The Prospectus states that the funding for HZs cannot be allocated to revenue expenditure. However, the funding can be made available for a wide variety of capital expenditure purposes including infrastructure/gap funding, land remediation and site preparation, affordable housing delivery or supporting home ownership. It is also suggested that pre-sale guarantees could form part of the package of financial measures made available within a HZ.

The Prospectus states that HZs are a new approach to housing delivery and that some legislative or policy changes may be required in order to maximise their potential and effectiveness. The Prospectus highlights the use of Local Development Orders (LDOs) by the boroughs. It concedes that LDOs have so far been little used in London and it is clear that the GLA will expect the boroughs to promote LDOs within the HZs. The Prospectus also suggests that the MoL could acquire land in HZs using compulsory purchase powers if necessary. The MoL would then work with the borough and other development partners to draw up a master plan for the zone and even issue outline planning permission for the construction of new homes. This could herald the granting of powers to the MoL to make Mayoral Development Orders which presumably would take the place of LDOs.

A borough with an area designated as an HZ would need to demonstrate how it is able to adequately resource and streamline its planning function. It would be supported by the GLA in both plan making and development management, in return for which it would need to meet agreed outputs. There will also need to be a clear demonstration that once permission has been issued it will be capable of speedy implementation, for example by ensuring that reserved matters and pre-commencement conditions –which often take months or even years to clear down – are agreed in advance. It is likely that some HZs will cross borough boundaries and the GLA’s support there might include bringing together the different authorities’ planning teams to ensure co-ordination of approach and decision making.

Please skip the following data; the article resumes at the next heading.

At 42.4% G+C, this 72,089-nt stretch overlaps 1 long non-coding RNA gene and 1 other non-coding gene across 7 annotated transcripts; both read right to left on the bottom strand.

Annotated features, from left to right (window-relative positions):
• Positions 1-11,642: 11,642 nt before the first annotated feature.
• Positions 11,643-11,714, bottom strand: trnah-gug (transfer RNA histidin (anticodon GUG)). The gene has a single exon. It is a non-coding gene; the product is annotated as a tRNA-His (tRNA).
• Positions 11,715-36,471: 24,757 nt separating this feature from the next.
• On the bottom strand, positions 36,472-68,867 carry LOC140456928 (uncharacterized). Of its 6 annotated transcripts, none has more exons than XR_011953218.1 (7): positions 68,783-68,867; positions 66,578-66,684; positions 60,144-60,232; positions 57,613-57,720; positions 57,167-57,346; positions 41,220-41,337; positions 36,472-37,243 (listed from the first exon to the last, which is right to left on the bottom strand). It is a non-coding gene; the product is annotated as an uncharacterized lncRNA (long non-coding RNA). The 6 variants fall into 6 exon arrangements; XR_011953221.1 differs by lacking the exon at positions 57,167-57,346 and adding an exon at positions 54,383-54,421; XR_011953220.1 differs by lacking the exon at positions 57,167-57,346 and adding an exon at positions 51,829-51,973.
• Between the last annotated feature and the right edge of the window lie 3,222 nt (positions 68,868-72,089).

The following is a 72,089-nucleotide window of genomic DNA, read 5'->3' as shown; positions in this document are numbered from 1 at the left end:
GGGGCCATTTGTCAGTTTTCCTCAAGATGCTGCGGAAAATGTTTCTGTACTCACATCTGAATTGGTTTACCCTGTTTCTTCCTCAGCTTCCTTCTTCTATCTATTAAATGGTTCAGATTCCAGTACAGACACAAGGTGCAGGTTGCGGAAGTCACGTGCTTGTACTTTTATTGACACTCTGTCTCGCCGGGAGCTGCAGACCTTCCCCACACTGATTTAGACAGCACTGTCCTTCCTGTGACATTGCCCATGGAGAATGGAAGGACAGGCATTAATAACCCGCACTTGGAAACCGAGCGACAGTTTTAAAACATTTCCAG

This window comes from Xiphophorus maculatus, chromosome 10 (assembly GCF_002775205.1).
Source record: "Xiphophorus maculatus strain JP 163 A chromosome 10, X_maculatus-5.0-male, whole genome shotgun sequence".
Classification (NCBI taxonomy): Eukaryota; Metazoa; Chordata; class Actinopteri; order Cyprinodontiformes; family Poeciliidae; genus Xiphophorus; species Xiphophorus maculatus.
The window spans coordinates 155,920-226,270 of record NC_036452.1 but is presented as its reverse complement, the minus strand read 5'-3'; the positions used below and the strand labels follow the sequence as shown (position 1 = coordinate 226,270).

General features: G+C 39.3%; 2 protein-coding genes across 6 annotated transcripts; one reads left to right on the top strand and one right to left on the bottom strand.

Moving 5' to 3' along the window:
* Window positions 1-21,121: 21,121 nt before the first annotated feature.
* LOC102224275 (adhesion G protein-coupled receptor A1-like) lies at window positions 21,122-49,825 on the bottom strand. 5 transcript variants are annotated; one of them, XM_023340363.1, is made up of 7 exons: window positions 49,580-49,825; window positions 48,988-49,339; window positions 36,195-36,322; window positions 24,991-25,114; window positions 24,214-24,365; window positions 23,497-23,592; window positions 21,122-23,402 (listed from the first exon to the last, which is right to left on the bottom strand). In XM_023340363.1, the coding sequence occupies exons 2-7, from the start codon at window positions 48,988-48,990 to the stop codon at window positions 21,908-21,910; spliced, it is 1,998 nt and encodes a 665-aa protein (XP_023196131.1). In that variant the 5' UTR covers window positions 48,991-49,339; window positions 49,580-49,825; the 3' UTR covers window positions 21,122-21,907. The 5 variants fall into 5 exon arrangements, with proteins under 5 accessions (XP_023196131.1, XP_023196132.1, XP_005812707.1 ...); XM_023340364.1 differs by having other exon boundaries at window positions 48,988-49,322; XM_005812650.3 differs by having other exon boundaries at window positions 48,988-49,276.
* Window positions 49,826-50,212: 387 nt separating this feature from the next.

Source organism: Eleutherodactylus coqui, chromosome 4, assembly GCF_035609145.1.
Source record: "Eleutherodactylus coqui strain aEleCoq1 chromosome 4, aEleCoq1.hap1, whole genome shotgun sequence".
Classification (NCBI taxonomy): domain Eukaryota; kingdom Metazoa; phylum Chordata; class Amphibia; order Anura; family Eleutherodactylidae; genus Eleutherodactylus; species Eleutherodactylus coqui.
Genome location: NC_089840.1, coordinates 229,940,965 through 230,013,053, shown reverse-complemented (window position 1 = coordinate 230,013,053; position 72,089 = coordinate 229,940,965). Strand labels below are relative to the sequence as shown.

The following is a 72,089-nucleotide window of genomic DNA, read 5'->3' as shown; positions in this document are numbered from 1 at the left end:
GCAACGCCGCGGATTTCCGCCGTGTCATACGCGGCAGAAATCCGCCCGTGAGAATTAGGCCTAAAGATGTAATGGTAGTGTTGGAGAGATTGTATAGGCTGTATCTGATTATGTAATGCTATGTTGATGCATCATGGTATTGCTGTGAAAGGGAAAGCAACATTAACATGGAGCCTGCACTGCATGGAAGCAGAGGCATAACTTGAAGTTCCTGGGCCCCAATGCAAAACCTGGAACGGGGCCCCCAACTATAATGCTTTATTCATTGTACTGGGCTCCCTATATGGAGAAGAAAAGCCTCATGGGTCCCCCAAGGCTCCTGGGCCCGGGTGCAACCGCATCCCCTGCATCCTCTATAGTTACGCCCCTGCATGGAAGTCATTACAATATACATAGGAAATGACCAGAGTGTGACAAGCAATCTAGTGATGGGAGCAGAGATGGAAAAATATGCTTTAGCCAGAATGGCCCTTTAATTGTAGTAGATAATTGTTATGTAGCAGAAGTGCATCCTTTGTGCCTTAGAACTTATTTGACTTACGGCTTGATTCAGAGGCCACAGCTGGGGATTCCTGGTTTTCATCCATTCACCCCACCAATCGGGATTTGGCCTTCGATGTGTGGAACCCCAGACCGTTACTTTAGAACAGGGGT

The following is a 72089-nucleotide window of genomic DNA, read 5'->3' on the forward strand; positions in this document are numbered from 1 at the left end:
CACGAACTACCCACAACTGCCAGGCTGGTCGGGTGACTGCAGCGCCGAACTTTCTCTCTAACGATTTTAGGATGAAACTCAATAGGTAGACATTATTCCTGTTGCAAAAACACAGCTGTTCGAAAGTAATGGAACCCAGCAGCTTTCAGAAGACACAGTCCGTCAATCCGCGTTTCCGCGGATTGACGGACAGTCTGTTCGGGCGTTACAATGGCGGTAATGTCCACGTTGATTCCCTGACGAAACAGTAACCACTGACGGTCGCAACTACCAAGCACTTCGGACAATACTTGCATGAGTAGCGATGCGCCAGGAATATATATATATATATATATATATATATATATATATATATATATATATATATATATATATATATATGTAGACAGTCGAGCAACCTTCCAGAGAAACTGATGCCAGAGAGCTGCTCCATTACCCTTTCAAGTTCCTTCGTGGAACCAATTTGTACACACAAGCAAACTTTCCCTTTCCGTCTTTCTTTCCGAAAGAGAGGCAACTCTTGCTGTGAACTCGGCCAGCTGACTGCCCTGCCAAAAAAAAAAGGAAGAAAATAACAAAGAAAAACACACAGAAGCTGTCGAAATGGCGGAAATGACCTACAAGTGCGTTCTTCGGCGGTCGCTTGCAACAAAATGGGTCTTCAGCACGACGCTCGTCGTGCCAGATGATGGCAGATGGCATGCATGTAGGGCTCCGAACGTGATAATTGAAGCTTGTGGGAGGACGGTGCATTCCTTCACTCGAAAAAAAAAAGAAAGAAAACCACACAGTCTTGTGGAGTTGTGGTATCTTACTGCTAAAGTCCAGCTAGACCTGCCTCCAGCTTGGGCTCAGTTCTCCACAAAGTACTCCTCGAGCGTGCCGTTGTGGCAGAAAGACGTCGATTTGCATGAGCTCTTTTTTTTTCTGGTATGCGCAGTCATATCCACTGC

Statutory consultees can often delay or impede decision making – as a result of the time taken to respond to planning authorities’ queries or in surveying or implementing infrastructure works – it is proposed that the GLA would be willing to act as mediator or broker to improve performance in that regard.

A further suggestion in the Prospectus is that boroughs who want to encourage development and minimise planning risk and delay might consider an accelerated planning process. This would mean treating a site as though there was a planning application for the desired type of development, e.g. large scale PRS, and undertaking all the necessary preparatory work that such an application would involve. This would enable any subsequent application to be processed much more quickly. Plainly, there would be costs involved in that – which a developer would no doubt be asked to reimburse – and there would need to be attention paid to the ability of developers or operators to rely upon the work undertaken by the authority’s professional teams in the preparatory works.

There is specific support for PRS development to come forward in HZs, which are said to be areas where the planning system would encourage PRS “in order to increase the pace of development and add to the range of housing options available”. It is noted that there would normally need to be planning covenants – s106 obligations – to ensure that such homes are held as PRS over ‘a reasonable timescale’.